The Honourable Stockwell Day, Strategic Advisor at McMillan, recently accompanied BC Premier Christy Clark and a business delegation on her ten day visit of China, Korea and Japan. As reported in the Globe and Mail,1 on November 26, 2013 a forestry investment memorandum of understanding (MOU) worth up to $1 billion CAD was signed in Beijing. The initiative was put together and negotiated with the involvement of RCI Capital Group - an Asia-Pacific focused investment bank headquartered in Vancouver with offices in Montreal, US, China, Korea and India. Stockwell is a Lead Director for RCI.
The MOU was signed between the Office of The British Columbia Representative in Asia and Investment and Trade Commissioner (BCRA) – represented by BC's new Trade Commissioner, Ben Stewart, and the China New Energy Chamber of Commerce Biomass Energy Industry Association (CNECC), represented by Vice Chairman Hong Hao.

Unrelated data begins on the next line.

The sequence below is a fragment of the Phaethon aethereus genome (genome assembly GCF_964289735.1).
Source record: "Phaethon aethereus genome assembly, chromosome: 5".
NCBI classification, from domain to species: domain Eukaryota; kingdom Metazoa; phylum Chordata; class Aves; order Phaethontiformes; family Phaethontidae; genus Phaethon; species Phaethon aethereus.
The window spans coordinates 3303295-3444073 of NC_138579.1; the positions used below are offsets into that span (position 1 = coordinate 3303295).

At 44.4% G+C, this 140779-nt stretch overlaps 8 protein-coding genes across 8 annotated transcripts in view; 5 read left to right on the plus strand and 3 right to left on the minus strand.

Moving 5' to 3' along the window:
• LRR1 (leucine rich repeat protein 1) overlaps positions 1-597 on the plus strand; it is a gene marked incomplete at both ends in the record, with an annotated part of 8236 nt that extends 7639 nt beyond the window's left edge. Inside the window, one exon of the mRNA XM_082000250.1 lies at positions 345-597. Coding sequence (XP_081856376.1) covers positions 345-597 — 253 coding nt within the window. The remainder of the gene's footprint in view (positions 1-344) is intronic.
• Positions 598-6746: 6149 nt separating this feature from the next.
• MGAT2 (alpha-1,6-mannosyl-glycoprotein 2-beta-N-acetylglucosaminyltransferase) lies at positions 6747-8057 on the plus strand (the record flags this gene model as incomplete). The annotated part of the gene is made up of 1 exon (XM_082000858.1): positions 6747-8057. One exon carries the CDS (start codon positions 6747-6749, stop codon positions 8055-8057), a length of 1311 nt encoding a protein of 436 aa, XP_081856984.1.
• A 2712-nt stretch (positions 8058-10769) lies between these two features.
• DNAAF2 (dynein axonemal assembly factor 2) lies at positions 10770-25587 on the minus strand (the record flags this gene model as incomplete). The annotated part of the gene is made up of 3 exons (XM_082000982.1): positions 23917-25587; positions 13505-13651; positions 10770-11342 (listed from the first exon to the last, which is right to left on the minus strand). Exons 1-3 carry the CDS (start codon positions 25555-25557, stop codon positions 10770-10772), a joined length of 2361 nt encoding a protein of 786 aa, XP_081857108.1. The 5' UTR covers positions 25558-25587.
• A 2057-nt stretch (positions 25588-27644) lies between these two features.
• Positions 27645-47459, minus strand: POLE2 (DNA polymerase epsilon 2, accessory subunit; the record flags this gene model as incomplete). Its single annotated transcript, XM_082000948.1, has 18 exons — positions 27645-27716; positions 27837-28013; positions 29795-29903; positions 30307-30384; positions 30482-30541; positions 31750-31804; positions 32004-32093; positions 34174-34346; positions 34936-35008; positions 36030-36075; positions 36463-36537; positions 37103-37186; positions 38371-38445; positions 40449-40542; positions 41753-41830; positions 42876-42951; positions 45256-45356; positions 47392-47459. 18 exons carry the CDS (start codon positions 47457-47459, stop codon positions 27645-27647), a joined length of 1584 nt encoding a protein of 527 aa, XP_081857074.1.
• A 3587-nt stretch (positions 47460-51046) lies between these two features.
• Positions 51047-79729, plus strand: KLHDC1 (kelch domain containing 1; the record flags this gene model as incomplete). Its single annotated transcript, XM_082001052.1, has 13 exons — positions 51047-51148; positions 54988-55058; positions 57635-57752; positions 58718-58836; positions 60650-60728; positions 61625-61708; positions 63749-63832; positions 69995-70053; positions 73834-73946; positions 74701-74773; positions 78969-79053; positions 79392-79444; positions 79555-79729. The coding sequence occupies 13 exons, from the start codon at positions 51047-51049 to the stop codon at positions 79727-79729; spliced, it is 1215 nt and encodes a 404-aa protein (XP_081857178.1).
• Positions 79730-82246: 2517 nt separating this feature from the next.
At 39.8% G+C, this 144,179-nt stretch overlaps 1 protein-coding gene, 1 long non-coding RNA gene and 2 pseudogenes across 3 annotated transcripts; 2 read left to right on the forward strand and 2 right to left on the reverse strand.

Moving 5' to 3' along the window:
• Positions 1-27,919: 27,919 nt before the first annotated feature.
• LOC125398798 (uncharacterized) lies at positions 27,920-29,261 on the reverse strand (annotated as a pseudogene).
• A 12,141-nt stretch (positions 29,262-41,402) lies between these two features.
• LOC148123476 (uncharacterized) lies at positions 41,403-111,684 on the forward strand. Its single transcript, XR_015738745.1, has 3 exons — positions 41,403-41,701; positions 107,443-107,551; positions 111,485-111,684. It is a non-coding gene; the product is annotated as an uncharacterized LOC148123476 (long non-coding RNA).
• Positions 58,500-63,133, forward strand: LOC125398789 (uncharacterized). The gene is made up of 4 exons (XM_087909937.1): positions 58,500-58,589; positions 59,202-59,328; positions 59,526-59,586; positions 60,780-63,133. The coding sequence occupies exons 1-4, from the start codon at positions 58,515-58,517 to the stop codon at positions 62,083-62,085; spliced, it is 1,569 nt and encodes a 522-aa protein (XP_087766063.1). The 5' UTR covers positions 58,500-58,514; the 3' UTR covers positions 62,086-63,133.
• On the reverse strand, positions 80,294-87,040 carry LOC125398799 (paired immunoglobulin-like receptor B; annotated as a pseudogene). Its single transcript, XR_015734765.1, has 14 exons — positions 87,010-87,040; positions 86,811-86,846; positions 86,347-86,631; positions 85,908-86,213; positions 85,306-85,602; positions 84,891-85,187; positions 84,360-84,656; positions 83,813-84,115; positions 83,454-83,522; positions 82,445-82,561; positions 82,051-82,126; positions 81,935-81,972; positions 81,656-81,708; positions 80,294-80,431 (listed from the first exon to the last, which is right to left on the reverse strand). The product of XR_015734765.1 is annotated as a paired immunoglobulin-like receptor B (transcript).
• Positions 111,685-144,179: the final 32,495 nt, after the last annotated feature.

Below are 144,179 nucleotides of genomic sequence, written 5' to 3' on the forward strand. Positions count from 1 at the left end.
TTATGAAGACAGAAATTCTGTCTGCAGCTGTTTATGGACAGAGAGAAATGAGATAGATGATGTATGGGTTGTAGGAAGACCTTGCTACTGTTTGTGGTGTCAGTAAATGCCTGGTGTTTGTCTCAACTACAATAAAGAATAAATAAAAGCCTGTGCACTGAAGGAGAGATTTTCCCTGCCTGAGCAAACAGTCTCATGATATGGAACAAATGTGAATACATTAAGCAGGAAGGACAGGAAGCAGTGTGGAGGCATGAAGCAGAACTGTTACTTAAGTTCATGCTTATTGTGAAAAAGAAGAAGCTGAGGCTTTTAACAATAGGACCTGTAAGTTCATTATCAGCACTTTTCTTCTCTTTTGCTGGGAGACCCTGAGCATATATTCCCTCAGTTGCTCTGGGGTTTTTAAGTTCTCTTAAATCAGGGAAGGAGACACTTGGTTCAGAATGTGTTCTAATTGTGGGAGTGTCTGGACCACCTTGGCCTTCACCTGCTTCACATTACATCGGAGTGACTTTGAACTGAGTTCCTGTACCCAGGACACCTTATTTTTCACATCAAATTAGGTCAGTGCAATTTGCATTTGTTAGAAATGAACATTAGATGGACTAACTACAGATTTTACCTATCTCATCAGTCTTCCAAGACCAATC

The Parties to the MOU
The BCRA is a newly created office on October 28, 2013. Ben Stewart is BC's first Investment and Trade Commissioner. The BCRA's role is to promote and advance BC's trade and economic interests and strengthen the Province's government-to-government relationships in Asia. The Commissioner reports directly to BC's Minister of International Trade and the premier.2
The CNECC is a non-profit organization representing over 800 enterprises communities and individuals involved in new energy. The CNECC is one of 29 organizations administered by the All-China Federation of Industry and Commerce. It was created in 2006 by private sector new energy companies and was officially registered with the Ministry of Civil Affairs in October 2011. Its members come from diverse energy fields such as solar, wind, biomass, geothermal, hydro and other renewable sources. Members' roles in industry include energy storage and distribution, energy saving and efficiency and Clean Development Mechanism project development.3
Growth of BC's forestry exports to China
Forestry has become one of the most important Canadian exports to China. As of October 2013,4 forestry products, including wood and pulp, accounted for 23.3% of Canada's total $16.3 billion annual exports to China. Forestry products were only slightly surpassed by mineral products (including ore, oil and gas), which represented 23.6% of Canadian exports to China. Canadian exports of forestry products to China continue to grow.